Friday, November 20, 2015

To Hold...To Touch...To Feel

author's note:

Yes, I used the word "lovely" to describe my computer...

But in my defense, I was using the computer to type this poem and wanted to keep it happy.


What if we lost
the extraordinary tools
of our technology
in a massive cyber-crash!--

would the end then be inevitable?--

would we destroy ourselves
in all the fearful fighting
over such common necessities
as bread...?

I say:
despite the madness
we might do more
than merely survive
because loss can also
bring gain--

in the middle of building something
using this lovely computer
my arms and hands
have said

then pulled me outside
to hold, to touch, to feel

until I rediscover what
I didn't realize I had lost.

Building our towers may indeed be
as important as we believe

and yet, to stop
isn't the end...

© 2015, Michael R. Patton
my war for peace: the book

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Thursday, November 12, 2015

Exploring North

author's note:

This motif is common in American Indian folklore:

The hero, having exhausted all other options--all other directions--goes North, to the place of mystery.


Having examined
the folly of our motions
(which include my own)
I believe the human race
is designed to stumble

but I also believe
we are programmed
to go North
after we have finally
fallen down

even if we must crawl
we will continue on

to the North of gray twilight
--deepening into darkness--

to rediscover
the mystery we've ignored

and in such illumination
find better answers to old dilemmas
by asking better questions.

Maybe that belief is based
solely on hope

but from my own experience
I know we humans are capable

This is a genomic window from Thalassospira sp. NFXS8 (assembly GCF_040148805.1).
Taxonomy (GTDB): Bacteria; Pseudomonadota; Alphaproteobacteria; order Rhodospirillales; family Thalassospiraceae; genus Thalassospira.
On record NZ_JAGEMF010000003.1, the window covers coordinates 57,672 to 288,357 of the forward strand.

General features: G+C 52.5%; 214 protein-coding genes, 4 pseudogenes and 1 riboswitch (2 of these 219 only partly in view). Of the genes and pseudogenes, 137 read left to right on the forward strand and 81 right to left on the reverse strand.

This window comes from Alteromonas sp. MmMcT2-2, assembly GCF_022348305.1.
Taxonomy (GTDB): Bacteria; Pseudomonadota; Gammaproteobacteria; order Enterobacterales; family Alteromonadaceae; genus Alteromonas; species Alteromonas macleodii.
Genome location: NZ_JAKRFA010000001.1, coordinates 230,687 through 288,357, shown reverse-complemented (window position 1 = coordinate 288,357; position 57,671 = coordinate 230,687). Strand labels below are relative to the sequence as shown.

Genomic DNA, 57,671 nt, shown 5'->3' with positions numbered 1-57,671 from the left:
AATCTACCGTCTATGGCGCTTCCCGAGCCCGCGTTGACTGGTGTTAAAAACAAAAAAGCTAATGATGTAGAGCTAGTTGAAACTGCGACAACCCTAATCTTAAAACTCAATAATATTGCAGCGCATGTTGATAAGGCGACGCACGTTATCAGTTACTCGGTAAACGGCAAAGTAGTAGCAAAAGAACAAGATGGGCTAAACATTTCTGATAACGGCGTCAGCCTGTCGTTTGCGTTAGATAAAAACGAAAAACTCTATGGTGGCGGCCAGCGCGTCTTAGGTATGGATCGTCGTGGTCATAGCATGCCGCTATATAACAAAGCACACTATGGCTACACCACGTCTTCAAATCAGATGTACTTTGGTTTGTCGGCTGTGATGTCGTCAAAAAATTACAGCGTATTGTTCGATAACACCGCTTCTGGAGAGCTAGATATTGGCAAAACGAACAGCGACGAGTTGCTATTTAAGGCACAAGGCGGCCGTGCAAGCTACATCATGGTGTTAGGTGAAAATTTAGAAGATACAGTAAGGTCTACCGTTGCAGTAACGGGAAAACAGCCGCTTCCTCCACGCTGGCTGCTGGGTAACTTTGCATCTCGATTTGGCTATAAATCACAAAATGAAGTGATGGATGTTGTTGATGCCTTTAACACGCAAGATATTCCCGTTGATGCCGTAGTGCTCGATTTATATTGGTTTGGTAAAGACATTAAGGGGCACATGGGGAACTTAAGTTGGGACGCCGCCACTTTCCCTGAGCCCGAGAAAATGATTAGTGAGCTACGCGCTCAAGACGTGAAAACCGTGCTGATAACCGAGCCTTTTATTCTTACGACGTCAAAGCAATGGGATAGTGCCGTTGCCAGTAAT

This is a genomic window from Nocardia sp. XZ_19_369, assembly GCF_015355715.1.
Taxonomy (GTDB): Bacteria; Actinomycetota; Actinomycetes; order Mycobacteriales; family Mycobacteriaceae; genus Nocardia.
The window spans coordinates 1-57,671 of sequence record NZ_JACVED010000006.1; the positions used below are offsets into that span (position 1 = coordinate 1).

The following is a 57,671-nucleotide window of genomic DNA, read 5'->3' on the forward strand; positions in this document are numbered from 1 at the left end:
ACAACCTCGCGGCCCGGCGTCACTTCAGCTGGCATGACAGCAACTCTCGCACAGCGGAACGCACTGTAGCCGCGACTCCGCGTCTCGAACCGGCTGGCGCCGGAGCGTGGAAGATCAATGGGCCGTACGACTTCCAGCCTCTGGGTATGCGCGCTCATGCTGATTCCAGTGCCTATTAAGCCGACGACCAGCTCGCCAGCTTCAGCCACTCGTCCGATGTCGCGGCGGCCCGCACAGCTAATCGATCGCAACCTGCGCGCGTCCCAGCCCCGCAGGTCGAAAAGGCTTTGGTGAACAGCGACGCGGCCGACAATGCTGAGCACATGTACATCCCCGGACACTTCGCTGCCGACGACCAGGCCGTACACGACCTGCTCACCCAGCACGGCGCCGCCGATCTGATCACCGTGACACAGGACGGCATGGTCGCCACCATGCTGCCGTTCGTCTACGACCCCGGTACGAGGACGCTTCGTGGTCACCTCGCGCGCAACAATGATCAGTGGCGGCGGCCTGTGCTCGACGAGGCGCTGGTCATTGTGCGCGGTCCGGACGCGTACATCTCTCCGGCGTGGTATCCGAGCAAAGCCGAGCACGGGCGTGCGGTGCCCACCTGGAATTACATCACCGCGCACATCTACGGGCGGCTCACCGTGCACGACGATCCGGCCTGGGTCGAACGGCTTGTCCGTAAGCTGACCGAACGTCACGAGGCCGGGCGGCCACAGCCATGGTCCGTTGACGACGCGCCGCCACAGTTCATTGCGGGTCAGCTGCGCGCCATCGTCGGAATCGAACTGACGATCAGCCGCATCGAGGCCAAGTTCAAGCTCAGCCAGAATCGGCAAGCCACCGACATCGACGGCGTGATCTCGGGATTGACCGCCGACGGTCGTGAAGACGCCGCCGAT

of discovering ways
to lift ourselves back up.

© 2015, Michael R. Patton
myth steps: the book

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Friday, November 06, 2015

In the Playful Eye of Wisdom

author's note:

Violets have grown here and there
on the ruins of my burned house.
        -- Shokyu-ni (trans. A. Miyamori)


I wanted to pity the child
sitting in a cardboard box
stuck in an abandoned lot

but the child wouldn't stop

at the way the ragged Wind
made the paper flaps clap

at the way the hard Sun
gleamed across the barb-wire
and on the backs of crows

at the way I tried
to force a sincere tear
from my gray eye--

the child had seen my lie:

how I wanted to mourn him
because I felt so barren
--boxed-in by this life--

I had not accepted that pain:

instead, I'd chosen to believe
my sense of emptiness
came from the world around me--

everywhere I looked, I'd see
abandoned children
and empty lots...

until I heard that child laughing
at the beauty of the world's abundance

then I too began to laugh...

at the sight of my hangdog self
--reflected so brightly--
in wisdom's playful eye.

© 2015, Michael R. Patton
my war for peace: the book

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